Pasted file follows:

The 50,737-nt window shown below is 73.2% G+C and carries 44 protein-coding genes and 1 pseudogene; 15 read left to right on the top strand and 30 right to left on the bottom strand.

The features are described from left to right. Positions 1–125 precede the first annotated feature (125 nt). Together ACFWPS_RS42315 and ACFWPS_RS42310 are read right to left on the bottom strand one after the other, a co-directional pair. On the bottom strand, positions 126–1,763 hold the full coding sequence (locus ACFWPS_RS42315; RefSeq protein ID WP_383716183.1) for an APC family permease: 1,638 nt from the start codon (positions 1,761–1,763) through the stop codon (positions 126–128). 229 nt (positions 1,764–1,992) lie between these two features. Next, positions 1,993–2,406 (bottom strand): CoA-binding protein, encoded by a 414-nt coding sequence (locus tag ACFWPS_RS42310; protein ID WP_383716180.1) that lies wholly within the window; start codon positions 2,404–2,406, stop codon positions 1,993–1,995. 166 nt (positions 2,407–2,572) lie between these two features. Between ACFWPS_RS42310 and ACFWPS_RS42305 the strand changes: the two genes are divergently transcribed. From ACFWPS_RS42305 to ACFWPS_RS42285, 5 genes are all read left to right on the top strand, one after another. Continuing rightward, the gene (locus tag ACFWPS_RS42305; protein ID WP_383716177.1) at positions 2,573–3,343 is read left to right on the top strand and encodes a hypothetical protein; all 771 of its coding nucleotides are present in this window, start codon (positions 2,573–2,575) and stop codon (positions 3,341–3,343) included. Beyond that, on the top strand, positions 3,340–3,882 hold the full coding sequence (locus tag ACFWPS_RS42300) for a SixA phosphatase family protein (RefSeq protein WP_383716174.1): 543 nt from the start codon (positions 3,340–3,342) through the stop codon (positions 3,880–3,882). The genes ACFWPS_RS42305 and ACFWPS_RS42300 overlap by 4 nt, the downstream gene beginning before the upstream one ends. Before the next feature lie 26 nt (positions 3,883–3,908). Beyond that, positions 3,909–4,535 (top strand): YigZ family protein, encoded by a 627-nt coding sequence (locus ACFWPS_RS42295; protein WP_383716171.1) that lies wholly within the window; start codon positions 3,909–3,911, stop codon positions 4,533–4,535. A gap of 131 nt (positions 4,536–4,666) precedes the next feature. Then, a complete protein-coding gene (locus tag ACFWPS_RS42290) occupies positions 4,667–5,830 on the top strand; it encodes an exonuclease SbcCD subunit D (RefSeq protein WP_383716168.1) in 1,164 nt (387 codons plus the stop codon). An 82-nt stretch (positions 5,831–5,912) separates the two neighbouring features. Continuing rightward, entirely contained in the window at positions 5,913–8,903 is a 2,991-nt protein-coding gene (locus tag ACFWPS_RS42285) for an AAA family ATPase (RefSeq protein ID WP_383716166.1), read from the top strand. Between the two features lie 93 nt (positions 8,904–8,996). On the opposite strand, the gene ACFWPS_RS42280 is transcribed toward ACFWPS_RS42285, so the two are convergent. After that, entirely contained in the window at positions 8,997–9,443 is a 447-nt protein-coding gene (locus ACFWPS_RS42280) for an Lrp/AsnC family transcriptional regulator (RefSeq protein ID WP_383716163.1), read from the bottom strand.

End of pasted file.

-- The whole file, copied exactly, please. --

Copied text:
The 50,737-nt window shown below is 73.2% G+C and carries 44 protein-coding genes and 1 pseudogene; 15 read left to right on the top strand and 30 right to left on the bottom strand.

The features are described from left to right. Positions 1–125 precede the first annotated feature (125 nt). Together ACFWPS_RS42315 and ACFWPS_RS42310 are read right to left on the bottom strand one after the other, a co-directional pair. On the bottom strand, positions 126–1,763 hold the full coding sequence (locus ACFWPS_RS42315; RefSeq protein ID WP_383716183.1) for an APC family permease: 1,638 nt from the start codon (positions 1,761–1,763) through the stop codon (positions 126–128). 229 nt (positions 1,764–1,992) lie between these two features. Next, positions 1,993–2,406 (bottom strand): CoA-binding protein, encoded by a 414-nt coding sequence (locus tag ACFWPS_RS42310; protein ID WP_383716180.1) that lies wholly within the window; start codon positions 2,404–2,406, stop codon positions 1,993–1,995. 166 nt (positions 2,407–2,572) lie between these two features. Between ACFWPS_RS42310 and ACFWPS_RS42305 the strand changes: the two genes are divergently transcribed. From ACFWPS_RS42305 to ACFWPS_RS42285, 5 genes are all read left to right on the top strand, one after another. Continuing rightward, the gene (locus tag ACFWPS_RS42305; protein ID WP_383716177.1) at positions 2,573–3,343 is read left to right on the top strand and encodes a hypothetical protein; all 771 of its coding nucleotides are present in this window, start codon (positions 2,573–2,575) and stop codon (positions 3,341–3,343) included. Beyond that, on the top strand, positions 3,340–3,882 hold the full coding sequence (locus tag ACFWPS_RS42300) for a SixA phosphatase family protein (RefSeq protein WP_383716174.1): 543 nt from the start codon (positions 3,340–3,342) through the stop codon (positions 3,880–3,882). The genes ACFWPS_RS42305 and ACFWPS_RS42300 overlap by 4 nt, the downstream gene beginning before the upstream one ends. Before the next feature lie 26 nt (positions 3,883–3,908). Beyond that, positions 3,909–4,535 (top strand): YigZ family protein, encoded by a 627-nt coding sequence (locus ACFWPS_RS42295; protein WP_383716171.1) that lies wholly within the window; start codon positions 3,909–3,911, stop codon positions 4,533–4,535. A gap of 131 nt (positions 4,536–4,666) precedes the next feature. Then, a complete protein-coding gene (locus tag ACFWPS_RS42290) occupies positions 4,667–5,830 on the top strand; it encodes an exonuclease SbcCD subunit D (RefSeq protein WP_383716168.1) in 1,164 nt (387 codons plus the stop codon). An 82-nt stretch (positions 5,831–5,912) separates the two neighbouring features. Continuing rightward, entirely contained in the window at positions 5,913–8,903 is a 2,991-nt protein-coding gene (locus tag ACFWPS_RS42285) for an AAA family ATPase (RefSeq protein ID WP_383716166.1), read from the top strand. Between the two features lie 93 nt (positions 8,904–8,996). On the opposite strand, the gene ACFWPS_RS42280 is transcribed toward ACFWPS_RS42285, so the two are convergent. After that, entirely contained in the window at positions 8,997–9,443 is a 447-nt protein-coding gene (locus ACFWPS_RS42280) for an Lrp/AsnC family transcriptional regulator (RefSeq protein ID WP_383716163.1), read from the bottom strand.